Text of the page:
Wednesday, 11 January 2017
The Guardian: Estonian National Museum Review – Touching and Revealing
It is unusual to put a museum at the end of a runway, still more if it also straddles a chain of ornamental lakes, but then the Estonian National Museum is not a usual sort of institution. Its past is wrapped up with that of the country itself. Now it somehow has to represent the complex and precarious history of Estonia, in a fraught present, with a combination of pride and sensitivity.
For a European country to build a national museum at this moment, when nationalism is taking new and unpredictable forms, is perilous. If Russia were to invent such a thing now, it would look like another form of aggressive aggrandisement; if Britain, an episode of querulous post-Brexit blue-passport patriotism; if Germany, it would raise issues too agonising for a single museum to handle. Estonia, a country of 1.3 million, whose two periods of independence – between the wars and since 1991 – add up to less than 50 years, and which still has grounds to be nervous of its neighbour Russia, has reason to define and assert itself with a museum, but it also has to tread cautiously.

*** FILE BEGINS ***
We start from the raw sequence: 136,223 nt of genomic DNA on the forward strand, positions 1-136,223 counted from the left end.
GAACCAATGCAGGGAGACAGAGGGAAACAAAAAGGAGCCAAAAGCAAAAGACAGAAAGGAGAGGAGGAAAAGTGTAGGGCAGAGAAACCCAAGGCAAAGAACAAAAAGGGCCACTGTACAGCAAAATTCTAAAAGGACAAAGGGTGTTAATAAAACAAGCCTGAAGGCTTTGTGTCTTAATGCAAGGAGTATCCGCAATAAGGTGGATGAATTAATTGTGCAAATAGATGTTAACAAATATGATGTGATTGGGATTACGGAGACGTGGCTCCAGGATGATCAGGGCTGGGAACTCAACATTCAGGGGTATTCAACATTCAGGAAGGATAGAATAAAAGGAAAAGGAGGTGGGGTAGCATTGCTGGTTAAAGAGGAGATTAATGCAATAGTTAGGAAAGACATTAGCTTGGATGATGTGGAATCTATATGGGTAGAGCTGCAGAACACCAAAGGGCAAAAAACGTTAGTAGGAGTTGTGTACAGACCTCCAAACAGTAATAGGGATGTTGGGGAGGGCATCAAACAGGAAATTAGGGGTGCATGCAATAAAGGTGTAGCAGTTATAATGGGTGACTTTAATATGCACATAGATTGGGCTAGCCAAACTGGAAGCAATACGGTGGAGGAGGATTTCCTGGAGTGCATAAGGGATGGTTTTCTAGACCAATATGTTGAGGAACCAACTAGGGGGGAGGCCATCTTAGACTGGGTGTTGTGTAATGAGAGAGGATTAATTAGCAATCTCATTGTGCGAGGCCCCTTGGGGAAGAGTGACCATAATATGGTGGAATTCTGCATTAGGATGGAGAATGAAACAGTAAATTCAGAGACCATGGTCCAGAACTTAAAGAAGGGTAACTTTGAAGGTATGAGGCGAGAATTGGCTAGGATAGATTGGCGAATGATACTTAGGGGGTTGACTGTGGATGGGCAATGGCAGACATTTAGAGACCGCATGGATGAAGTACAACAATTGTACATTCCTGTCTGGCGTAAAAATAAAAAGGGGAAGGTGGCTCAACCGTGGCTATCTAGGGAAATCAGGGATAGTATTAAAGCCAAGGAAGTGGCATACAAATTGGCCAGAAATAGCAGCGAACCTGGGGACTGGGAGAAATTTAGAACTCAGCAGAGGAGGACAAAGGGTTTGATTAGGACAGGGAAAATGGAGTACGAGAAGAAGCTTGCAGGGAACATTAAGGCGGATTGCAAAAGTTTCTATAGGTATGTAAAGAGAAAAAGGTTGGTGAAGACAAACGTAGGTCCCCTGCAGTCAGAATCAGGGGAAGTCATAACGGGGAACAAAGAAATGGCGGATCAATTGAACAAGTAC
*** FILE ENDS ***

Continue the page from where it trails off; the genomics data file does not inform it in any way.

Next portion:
The idea of a national museum has been linked to the idea of Estonian independence for more than a century, ever since a group of nationalist-minded intellectuals decided to create such a thing. Since then the fluctuating fortunes of independence, war and occupation have caused the collections to be housed in different places, to be dispersed and reassembled. Under postwar Soviet occupation the contents and concept of the museum were threatened. In the late 80s the call to reinstate the museum was part of a new campaign for freedom. The new €70m building is the fulfilment of this desire, after many years of debate and interruptions since Estonia won back independence in 1991.
To continue reading, please click here: Estonian National Museum– touching & revealing
Posted by Tania Lestal